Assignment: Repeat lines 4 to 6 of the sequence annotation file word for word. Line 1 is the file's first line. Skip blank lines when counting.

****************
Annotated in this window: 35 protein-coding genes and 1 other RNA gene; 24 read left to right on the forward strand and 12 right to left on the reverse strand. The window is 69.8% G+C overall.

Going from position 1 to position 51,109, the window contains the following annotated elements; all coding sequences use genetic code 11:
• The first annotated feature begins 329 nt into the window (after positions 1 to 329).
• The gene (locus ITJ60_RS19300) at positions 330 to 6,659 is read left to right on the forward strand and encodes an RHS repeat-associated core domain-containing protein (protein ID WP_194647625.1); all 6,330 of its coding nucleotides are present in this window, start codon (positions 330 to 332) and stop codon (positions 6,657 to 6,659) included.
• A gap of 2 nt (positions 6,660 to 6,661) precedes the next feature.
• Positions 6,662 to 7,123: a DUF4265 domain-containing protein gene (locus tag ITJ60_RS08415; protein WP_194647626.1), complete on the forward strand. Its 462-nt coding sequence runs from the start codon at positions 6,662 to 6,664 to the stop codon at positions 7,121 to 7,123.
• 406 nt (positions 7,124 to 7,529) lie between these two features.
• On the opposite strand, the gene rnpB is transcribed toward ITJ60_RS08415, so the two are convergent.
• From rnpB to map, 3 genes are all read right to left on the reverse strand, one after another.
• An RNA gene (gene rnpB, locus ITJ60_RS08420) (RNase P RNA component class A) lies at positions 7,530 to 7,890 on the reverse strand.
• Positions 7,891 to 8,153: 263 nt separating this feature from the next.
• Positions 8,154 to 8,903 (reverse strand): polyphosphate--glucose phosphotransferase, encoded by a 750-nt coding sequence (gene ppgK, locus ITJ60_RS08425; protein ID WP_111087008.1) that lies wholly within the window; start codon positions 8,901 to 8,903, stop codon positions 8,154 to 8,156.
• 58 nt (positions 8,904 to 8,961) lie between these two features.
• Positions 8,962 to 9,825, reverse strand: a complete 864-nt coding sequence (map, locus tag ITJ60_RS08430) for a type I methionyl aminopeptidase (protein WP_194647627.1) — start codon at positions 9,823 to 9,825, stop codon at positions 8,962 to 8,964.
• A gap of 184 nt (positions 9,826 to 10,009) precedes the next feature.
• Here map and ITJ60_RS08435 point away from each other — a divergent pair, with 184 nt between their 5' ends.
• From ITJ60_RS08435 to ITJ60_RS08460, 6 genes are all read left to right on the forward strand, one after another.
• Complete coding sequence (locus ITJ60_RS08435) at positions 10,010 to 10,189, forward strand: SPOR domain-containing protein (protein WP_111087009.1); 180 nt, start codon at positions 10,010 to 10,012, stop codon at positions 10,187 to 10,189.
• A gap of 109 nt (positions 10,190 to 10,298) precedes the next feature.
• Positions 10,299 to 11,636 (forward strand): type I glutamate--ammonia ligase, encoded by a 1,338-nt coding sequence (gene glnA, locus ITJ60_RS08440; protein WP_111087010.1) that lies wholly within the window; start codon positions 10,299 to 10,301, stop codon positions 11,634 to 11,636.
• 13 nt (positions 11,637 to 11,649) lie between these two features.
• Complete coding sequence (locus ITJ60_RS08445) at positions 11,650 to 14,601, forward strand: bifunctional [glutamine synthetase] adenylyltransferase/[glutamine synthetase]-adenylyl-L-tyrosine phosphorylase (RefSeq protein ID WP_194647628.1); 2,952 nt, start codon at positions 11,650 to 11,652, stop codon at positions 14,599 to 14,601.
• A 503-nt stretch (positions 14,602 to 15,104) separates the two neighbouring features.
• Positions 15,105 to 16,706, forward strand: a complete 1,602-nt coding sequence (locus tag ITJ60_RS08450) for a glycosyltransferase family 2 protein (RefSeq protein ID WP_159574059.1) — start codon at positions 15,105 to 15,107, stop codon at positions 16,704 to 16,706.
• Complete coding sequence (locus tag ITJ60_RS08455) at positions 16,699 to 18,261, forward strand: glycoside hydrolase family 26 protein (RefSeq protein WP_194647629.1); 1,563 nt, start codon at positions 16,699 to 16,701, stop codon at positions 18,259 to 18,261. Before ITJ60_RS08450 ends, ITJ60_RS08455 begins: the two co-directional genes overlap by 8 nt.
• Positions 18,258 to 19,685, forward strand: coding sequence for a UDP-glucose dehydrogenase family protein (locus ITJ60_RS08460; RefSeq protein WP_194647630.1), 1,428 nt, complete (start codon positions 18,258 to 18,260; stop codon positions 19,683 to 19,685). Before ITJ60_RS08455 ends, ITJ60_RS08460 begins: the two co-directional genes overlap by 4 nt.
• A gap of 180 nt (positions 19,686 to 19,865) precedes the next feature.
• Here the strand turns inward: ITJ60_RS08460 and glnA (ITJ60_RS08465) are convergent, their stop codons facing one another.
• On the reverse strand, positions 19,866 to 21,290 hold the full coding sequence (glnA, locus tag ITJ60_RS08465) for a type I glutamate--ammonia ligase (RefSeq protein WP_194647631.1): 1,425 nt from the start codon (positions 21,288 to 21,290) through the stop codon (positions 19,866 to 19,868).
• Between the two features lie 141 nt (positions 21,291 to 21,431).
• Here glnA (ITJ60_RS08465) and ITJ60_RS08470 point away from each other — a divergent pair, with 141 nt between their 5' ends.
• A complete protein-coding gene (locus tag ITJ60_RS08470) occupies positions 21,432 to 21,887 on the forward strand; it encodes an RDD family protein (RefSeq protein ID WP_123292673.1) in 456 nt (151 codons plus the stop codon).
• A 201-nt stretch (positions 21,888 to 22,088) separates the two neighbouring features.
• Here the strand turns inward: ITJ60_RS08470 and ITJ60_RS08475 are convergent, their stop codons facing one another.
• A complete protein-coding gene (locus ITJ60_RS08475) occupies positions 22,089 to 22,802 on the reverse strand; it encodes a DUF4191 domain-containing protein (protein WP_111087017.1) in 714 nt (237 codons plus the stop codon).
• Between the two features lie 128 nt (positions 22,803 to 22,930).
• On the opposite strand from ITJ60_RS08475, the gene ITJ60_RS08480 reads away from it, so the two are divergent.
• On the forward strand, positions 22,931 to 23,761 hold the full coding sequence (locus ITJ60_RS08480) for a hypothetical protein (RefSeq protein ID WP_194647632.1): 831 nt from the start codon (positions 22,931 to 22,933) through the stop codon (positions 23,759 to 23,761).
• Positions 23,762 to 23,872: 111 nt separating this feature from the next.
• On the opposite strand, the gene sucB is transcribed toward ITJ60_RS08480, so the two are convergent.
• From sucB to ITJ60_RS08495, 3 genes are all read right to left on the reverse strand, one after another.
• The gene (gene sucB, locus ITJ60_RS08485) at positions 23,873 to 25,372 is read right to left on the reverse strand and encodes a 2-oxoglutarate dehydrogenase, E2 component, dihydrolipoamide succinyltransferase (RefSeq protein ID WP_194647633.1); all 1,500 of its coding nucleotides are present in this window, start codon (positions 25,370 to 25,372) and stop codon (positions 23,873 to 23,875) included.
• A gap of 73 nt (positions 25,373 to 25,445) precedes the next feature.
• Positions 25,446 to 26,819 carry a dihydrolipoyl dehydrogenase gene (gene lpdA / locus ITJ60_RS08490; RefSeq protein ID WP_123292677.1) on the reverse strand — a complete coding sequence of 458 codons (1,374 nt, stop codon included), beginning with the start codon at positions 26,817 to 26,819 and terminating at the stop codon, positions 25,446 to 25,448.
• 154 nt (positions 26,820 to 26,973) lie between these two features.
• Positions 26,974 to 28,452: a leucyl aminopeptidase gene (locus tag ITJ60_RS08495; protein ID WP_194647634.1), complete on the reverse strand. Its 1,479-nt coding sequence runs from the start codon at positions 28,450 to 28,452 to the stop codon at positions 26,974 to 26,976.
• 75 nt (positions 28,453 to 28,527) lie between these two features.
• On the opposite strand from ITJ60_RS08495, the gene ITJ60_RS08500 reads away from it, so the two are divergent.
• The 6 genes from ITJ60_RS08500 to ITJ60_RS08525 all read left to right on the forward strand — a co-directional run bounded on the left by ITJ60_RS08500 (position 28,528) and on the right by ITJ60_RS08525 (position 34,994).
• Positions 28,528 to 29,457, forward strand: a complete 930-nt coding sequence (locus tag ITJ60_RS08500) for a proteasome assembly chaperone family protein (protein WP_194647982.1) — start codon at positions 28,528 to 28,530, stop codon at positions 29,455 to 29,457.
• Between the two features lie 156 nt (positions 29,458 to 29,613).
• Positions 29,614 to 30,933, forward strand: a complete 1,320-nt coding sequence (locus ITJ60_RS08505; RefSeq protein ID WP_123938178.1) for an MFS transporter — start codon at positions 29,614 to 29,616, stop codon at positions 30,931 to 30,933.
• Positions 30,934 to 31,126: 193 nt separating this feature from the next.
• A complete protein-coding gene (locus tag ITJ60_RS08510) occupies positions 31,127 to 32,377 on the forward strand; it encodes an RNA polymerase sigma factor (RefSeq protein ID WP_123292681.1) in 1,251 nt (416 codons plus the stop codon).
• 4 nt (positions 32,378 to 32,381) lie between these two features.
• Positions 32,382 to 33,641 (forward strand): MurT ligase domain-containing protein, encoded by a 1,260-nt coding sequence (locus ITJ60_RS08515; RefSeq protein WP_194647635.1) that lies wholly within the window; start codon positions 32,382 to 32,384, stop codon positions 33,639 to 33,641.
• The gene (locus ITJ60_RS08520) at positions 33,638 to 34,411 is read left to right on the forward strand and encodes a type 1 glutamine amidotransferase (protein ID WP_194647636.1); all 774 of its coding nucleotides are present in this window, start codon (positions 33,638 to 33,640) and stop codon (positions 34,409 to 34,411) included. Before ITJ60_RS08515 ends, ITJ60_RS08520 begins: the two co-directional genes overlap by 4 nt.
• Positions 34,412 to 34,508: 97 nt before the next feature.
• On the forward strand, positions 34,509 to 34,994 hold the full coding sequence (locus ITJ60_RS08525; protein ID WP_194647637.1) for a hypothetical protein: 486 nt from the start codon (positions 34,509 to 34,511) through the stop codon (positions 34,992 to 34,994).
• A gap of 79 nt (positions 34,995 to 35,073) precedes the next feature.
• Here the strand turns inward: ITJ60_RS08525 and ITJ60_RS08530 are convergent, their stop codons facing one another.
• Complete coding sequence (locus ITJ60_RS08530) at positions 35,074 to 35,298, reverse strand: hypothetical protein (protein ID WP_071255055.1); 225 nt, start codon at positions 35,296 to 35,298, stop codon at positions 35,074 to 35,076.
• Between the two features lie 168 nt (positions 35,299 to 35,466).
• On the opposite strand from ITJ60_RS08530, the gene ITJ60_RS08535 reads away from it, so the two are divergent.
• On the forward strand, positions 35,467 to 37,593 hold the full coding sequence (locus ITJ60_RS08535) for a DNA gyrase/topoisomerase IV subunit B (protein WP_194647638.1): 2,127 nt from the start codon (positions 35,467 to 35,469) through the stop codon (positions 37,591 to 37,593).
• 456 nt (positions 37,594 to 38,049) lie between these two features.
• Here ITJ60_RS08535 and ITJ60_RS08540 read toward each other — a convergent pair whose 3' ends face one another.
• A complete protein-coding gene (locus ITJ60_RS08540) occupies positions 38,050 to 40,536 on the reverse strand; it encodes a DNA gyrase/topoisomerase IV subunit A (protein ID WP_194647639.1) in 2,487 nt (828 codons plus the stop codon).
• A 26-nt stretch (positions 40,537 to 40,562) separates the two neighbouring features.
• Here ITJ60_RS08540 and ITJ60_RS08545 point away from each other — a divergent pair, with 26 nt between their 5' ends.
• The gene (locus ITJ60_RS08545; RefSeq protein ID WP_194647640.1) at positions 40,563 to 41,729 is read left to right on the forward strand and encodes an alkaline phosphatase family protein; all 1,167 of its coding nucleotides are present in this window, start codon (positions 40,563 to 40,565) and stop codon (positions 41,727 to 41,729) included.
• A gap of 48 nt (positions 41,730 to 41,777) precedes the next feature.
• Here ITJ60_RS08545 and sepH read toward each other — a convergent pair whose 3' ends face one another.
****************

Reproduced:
• The gene (locus ITJ60_RS19300) at positions 330 to 6,659 is read left to right on the forward strand and encodes an RHS repeat-associated core domain-containing protein (protein ID WP_194647625.1); all 6,330 of its coding nucleotides are present in this window, start codon (positions 330 to 332) and stop codon (positions 6,657 to 6,659) included.
• A gap of 2 nt (positions 6,660 to 6,661) precedes the next feature.
• Positions 6,662 to 7,123: a DUF4265 domain-containing protein gene (locus tag ITJ60_RS08415; protein WP_194647626.1), complete on the forward strand. Its 462-nt coding sequence runs from the start codon at positions 6,662 to 6,664 to the stop codon at positions 7,121 to 7,123.